Cities Vie for Sex and Violence Titles
April 22, 2008
Forbes Magazine says Denver is America’s most lustful city but five of America’s hottest porn actresses are headed for a Williamsburg bar to proclaim Brooklyn as the randiest place in the country. Meanwhile the FBI has declared Detroit the nation’s most dangerous city, edging out St. Louis, the previous numero uno. Cities across America continue the battle it out to be on top.
“Las Vegas may have a lot of shows and it’s share of sex, but by golly our drug stores sell more condoms and that pushes our lust ranking right up there,” said some guy wearing a large prophylactic on each foot and claiming to be the mayor of Denver. “Of course, we’ve got to find something to do when five feet of snow falls and you can’t go outside. It’s better than shooting each other like the folks in Detroit. Rocky Mountain high isn’t just being on top of a big hill you know!” Being on top is important to a lot of people.
“I like being on top, it’s just how I am,” said Cindy Lou, a hot young thing who often talks about sex when she’s not comparing herself to major cities. “I’m not a dominant person by nature, but sometimes I like the control I have in that position. We’re talking about bunk beds right?”
Forbes said Denver topped their “Most Lustful Cities” list with an index of 289, which translates into 189% more contraceptives sales than normally expected for a market its size. Research firm A.C. Nielsen provided Forbes with a per-capita index of over-the-counter contraceptive purchases in major U.S. markets for the past 52 weeks. The average index was 100. Other cities that ranked in the top 10 were Seattle, Washington, D.C. and Salt Lake City. Metropolitan areas one might expect to see ranked, like New York, Los Angeles and Las Vegas, had average or below average indexes.
The Brooklyn Paper reported last week that David Moye, editor of The Naughty American, an online academic journal, said they’re having a party in Brooklyn with top porn actresses because their numbers show that Brooklyn is the naughtiest place in the country. Moye said that Brooklyn provides 33 percent more traffic to his Web site than Chicago (which Gersh Kuntzman of The Brooklyn Paper says hasn’t been particularly naughty since the 1968 Democratic Convention), and 50 percent more than Manhattan, which had long given up any claim to naughtiness. Whether Naughty America’s numbers are legitimate or not, Brooklyn is getting the party.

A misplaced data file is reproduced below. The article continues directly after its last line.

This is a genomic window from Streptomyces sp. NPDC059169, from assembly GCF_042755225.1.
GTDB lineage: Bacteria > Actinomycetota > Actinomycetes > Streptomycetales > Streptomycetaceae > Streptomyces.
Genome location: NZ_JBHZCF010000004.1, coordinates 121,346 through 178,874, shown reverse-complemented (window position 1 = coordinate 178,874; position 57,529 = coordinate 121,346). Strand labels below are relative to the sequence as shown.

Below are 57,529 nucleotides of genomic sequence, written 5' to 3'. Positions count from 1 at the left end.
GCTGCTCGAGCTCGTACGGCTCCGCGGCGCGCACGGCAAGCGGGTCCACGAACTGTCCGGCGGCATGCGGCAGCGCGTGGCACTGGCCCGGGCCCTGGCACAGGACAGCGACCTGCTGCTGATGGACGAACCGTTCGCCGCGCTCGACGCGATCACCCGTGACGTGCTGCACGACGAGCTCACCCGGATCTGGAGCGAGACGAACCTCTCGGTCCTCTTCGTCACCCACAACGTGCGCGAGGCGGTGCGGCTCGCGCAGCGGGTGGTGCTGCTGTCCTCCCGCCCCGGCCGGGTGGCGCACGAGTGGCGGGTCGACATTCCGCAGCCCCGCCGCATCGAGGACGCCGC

Associated Press reported that Detroit pushed past St. Louis to become the nation’s most dangerous city, according to a private research group’s controversial analysis, of annual FBI crime statistics. The 14th annual “City Crime Rankings: Crime in Metropolitan America” was published by CQ Press, a unit of Congressional Quarterly Inc. the end of last year. The report looked at 378 cities with at least 75,000 people based on per-capita rates for homicide, rape, robbery, aggravated assault, burglary and auto theft. Not everyone thinks the rankings are a fair way to judge a city.
“Ranking cities based on condom sales and rapes doesn’t constitute an adequate measurement of what puts a city on top, it’s just something to talk about,” said Bambi Moore, a nuclear physicist whose name and 38 Double-E’s often cause her to be mistaken for a porn queen. “Now the Johnson Space Center with all the penis shaped rockets standing around, and entire complexes designed to control thrust and power makes Houston the real number one. That and a nice guy I know there.”
In other news, hundreds of bikini-clad women swarmed Miami Beach last week on behalf of Cosmopolitan Magazine, which was aiming to break the Guinness World Record for the largest swimsuit photo shoot in history, but they came up short. Organizers were hoping to get 1,200 women to participate in the event but only about 350 actually took part. Meanwhile, the official Cosmo helicopter flew overhead and took pictures which will appear in the August ’08 issue of Cosmo. No word on how the effort affected condom sales or if it’ll help put Miami on top.
(C) 2008 InebriatedPress.com